Does UFC 146's Success Signal a New Era for MMA's Heavyweights?

Esther Lin, MMA Fighting

If you’d told me five or six years ago that the UFC was planning an event where the main card was nothing but heavyweight fights, I’d have told you it was probably a mafia movie-style plan to get all the heavies in one place for a decisive hit that would eradicate the division altogether.

Back then, leaning so heavily on the big men would have been unthinkable. The UFC didn’t have enough of them, and the ones it did have were mostly on the mediocre end of the scale. Remember 2006, when Tim Sylvia was the heavyweight champ? He got to the top by beating Assuerio Silva, Andrei Arlovski (twice), and Jeff Monson. That run was so impressive it prompted Randy Couture to come out of retirement as a 220-pound heavyweight just to fight him.

And yet now, in 2012, the UFC felt so confident in its big men that it asked them to carry the load for the entire UFC 146 main card. More amazingly, it actually worked. It worked better than anyone had any right to hope for, providing all the fireworks we’ve come to expect from heavyweights with none of the plodding wheeze-fests we’ve come to dread. UFC president Dana White thinks "bad s--t" happens to him every day? Outside the cage, maybe. On the police blotters? Definitely, at least recently.

But in the cage, White and the UFC caught a major break on Saturday night. The heavyweights on the UFC 146 card delivered in a big way, making me wonder if maybe White is on to something when he says that we’ve reached a new age for MMA’s biggest competitors.


More Coverage: UFC 146 Results | UFC News

"The heavyweight division was lacking in our early days, and it’s not now. It’s flourishing," White said at the post-fight press conference. "Lot of good talent, lot of up-and-coming talent. I think the bigger the sports gets...you’re going to see bigger, athletic guys that would have played other sports getting into mixed martial arts."

At first, I admit, that claim sounded dubious to me. It smacked of promoter-speak, like when White insists that MMA will be bigger than soccer soon. With stuff like that, not only is there no reason to believe it, there’s not even many good reasons to believe that White believes it. It’s just stuff that a fight promoter has to say. It’s right there in the job description.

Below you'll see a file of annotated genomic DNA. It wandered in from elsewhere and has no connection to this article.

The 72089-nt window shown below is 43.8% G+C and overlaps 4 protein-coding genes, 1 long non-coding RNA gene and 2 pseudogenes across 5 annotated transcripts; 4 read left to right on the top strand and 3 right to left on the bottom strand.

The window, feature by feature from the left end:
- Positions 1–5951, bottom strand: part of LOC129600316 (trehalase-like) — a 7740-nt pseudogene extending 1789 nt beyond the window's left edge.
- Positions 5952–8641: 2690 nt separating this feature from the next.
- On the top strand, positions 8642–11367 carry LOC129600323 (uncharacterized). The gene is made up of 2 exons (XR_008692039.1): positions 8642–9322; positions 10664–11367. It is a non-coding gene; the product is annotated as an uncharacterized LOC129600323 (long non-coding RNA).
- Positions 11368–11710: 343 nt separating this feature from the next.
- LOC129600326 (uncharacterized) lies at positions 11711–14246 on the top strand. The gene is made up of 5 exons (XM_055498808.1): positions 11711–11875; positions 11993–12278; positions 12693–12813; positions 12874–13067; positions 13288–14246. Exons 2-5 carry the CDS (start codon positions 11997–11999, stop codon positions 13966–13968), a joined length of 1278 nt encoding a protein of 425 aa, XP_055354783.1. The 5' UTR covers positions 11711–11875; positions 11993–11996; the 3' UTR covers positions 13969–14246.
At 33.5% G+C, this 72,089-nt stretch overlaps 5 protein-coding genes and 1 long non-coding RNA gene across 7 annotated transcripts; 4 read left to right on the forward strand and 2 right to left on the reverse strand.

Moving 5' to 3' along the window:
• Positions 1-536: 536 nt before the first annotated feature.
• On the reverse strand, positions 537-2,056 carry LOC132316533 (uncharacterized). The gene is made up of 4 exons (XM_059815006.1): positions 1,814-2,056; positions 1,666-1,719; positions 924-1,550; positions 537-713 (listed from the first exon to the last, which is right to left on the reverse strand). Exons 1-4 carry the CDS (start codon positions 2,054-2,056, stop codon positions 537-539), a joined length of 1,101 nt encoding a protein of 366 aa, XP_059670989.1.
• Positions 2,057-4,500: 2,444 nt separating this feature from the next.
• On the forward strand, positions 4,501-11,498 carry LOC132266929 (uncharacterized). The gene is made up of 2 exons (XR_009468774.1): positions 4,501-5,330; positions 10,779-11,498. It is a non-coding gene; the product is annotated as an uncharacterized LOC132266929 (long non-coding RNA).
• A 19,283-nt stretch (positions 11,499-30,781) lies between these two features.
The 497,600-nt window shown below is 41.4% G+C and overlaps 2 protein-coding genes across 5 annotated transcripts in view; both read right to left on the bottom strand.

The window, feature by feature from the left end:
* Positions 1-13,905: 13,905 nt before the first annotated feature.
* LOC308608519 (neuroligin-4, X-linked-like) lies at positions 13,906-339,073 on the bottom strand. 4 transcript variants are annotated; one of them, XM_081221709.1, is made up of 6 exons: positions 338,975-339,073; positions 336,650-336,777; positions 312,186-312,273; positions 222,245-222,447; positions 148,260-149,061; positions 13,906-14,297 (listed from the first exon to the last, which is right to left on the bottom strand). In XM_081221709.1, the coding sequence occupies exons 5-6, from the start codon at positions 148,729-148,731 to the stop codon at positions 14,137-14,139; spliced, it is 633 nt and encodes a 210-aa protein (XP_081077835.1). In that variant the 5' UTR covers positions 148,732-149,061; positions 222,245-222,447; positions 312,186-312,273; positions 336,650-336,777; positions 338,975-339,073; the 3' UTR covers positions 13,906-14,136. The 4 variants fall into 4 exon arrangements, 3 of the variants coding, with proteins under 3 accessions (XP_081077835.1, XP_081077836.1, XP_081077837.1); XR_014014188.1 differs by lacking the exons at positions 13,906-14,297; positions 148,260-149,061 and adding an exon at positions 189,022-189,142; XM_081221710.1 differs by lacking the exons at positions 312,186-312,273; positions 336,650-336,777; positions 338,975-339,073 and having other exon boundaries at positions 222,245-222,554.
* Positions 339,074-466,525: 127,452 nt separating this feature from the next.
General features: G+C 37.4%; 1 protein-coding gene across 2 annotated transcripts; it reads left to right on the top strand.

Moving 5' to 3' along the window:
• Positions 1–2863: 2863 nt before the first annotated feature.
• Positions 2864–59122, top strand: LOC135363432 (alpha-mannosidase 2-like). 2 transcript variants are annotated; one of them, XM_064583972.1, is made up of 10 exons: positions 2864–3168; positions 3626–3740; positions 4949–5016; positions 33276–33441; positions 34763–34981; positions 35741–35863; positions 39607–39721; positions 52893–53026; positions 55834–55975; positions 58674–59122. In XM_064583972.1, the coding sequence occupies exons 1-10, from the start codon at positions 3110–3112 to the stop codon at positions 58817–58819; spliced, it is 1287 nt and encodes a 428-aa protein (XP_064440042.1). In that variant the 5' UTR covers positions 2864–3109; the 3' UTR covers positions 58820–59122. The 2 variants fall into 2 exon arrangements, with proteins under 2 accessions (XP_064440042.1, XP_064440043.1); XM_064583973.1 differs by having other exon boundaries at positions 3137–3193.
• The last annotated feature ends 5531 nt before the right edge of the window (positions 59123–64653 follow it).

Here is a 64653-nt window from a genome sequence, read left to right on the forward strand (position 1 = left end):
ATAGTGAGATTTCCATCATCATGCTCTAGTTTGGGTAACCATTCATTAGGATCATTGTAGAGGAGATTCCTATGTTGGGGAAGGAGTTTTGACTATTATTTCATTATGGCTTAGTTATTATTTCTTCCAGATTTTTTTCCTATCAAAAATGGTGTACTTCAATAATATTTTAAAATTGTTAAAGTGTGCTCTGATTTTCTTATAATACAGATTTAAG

But when I looked around last night and saw guys like Junior dos Santos and Cain Velasquez -- not to mention a golden gloves boxer like Stipe Miocic and a seven-foot submissions wiz like Stefan Struve -- I had to admit that White might have a point. It’s not just that the UFC has collected more of the best heavyweights now that Pride is no longer around to monopolize them -- though, certainly, that is part of it. But whether it’s the money or the fame or the slow train to mainstream legitimacy, it also seems clear that MMA in general is drawing more and better big men to its ranks.

That’s not to say that I expect too many blue-chip football prospects or future NBA stars to look at the UFC and decide to say the hell with that college scholarship or disgustingly lucrative signing bonus -- they’d rather get punched in the face for a living. Sure, being the heavyweight champion is cool, but it’s also a bad gamble for most athletes.

Think about it: if you’re the tenth-best defensive lineman in the NFL, you’re still a millionaire pro athlete, still getting your picture on SportsCenter every now and then, still sipping champagne on yachts in the off-season. If you’re the tenth-best heavyweight in MMA, however, you’re busting your hand on other men’s skulls year-round, bleeding for your cash and trying to sock away as much of it as you can while the ride lasts. As much of an ego boost as it might be to call yourself the heavyweight champ of the world, how many people would really choose to reach for the brass ring instead of taking a full ride to one of those football vocational schools in the SEC where they’ll be treated like royalty just for making the team?

My point is, it takes a certain kind of human being to want to do this. The good news is, now MMA (and, specifically, the UFC) is finally profitable enough to reward those humans accordingly. Guys like Daniel Cormier, who, ten years ago, would have had few viable athletic avenues after his Olympic hopes ran aground, now have a chance and a reason to prove themselves in the cage. The money and the respect still aren’t good enough to attract too many athletes who have other options, but at least it’s heading in the right direction.

Saturday night’s main card showed us a glimpse of what that can look like. It gave us not just big, lumbering bone-breakers, but real athletes -- real martial artists. The heavyweight division is still a lot thinner than the lightweight class, where the dudes who were deemed too short for basketball and too small for football are constantly battling it out in a crowded field choking with talent, and maybe that’s the way MMA will always be to some extent. That doesn’t change the fact that the UFC currently has the best heavyweight roster it’s ever had, and there are still more names to add to it in the very near future.

On Saturday, the UFC gambled on the quality of its heavies, and it paid off big time. White might not have had much luck lately with injuries and illnesses and arrests, but at least on pay-per-view -- at least on this night -- fortune is still smiling on him.

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